• The Poshan Tracker has been made central to the Poshan 2.0 guidelines released by the Ministry of Women and Child Development.
  • It serves as an ICT-enabled platform designed to ensure transparency and accountability in delivering nutrition services to the last mile.
  • Scope and Scale:
    • The Poshan Tracker has reached an unparalleled scale in terms of monitoring.
    • It currently collects height and weight data for 72 million children under the age of five.
    • This represents real-time monitoring of over 50% of the total child population under five in India, which is around 113 million according to UN data projections.
    • An impressive 94% of the beneficiaries are Aadhar-verified, enhancing the accuracy and reliability of the data captured by the Poshan Tracker.
  • Data Captured:The Poshan Tracker captures a wide range of data, including beneficiary data and national, state, and district-level indicators. This information includes:
    • Anganwadi Infrastructure:
      • It monitors the number of Anganwadicenters, their facilities (toilets and drinking water), and whether they are operational for service delivery.
    • Beneficiary Services:
      • The system tracks the number of beneficiaries who receive take-home rations and hot cooked meals, ensuring that they are getting the required nutrition.
    • Nutritional Outcomes:
      • It monitors the nutritional outcomes of the program, helping assess its effectiveness in preventing malnutrition.
    • Real-Time Feedback Loop:
      • The Poshan Tracker acts as a real-time feedback loop for frontline workers, enabling them to identify children at risk of malnutrition at an early stage.
      • It targets beneficiaries facing acute malnutrition and ensures effective delivery of ICDS services.
    • Modules of the Poshan Tracker:
      • Beneficiary Registration:
        • The Poshan Tracker offers modules for beneficiary registration, daily tracking, and home visit scheduling for Anganwadi workers.
      • Growth Monitoring:
        • It includes growth monitoring for height and weight, adhering to WHO standards.
      • Migration Facility:
        • A feature accommodates beneficiaries who move to another Anganwadicenter within or outside the state.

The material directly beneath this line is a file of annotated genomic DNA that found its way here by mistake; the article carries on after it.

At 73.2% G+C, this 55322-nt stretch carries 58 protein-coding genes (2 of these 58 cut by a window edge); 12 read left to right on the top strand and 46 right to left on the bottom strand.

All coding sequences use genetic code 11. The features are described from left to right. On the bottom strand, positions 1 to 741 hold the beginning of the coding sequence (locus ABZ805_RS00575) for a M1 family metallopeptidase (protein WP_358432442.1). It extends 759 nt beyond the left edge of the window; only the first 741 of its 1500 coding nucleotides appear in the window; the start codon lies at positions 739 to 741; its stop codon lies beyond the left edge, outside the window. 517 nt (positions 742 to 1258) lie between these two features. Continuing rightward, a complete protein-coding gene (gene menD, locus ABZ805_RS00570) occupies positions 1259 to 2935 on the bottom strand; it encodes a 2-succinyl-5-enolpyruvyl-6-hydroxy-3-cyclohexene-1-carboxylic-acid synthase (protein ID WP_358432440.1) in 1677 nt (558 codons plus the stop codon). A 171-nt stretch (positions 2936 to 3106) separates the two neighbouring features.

• Key Performance Indicator Dashboard:
        • A dashboard for monitoring performance in underperforming districts.
      • Community Engagement Portal:
        • A portal for reporting community engagements on nutrition promotion.
      • Tribal and Border Area Modules:
        • Specific modules are in development for AWCs in tribal and border areas.
      • Improving Accuracy and Timeliness:
        • A 2015 evaluation in Indonesia showed that mobile apps improved growth monitoring accuracy by 80%, particularly for underweight children.
      • Reduction in Errors:
        • The Poshan Tracker’s automatic calculations based on WHO growth charts reduce errors in manual calculations.
      • Granularity of Data:
        • The Poshan Tracker provides granular, real-time beneficiary-wise data, addressing variability in malnutrition rates.
      • Timeliness:
        • The Poshan Tracker eliminates delays associated with paper-based reporting by enabling real-time data transmission to government offices.
      • Efficiency for Anganwadi Workers:
        • The app’s user-friendliness and efficiency in retrieving child information save time and support nutritional promotion activities.
      • Challenges and Sustainability:
        • Worker Overburden:
          • Recognizing the heavy workload of Anganwadi workers, the Poshan Tracker must be regularly updated based on their feedback to ensure user-friendliness.
        • Skill-Building and Technical Assistance:
          • Ongoing investment in skill-building and technical support is essential for the system’s sustainability.
        • Data as a Tool:
          • Emphasizing that data is a means to an end, investments should focus on delivering essential services when malnutrition is detected.
        • Actionable Outcomes: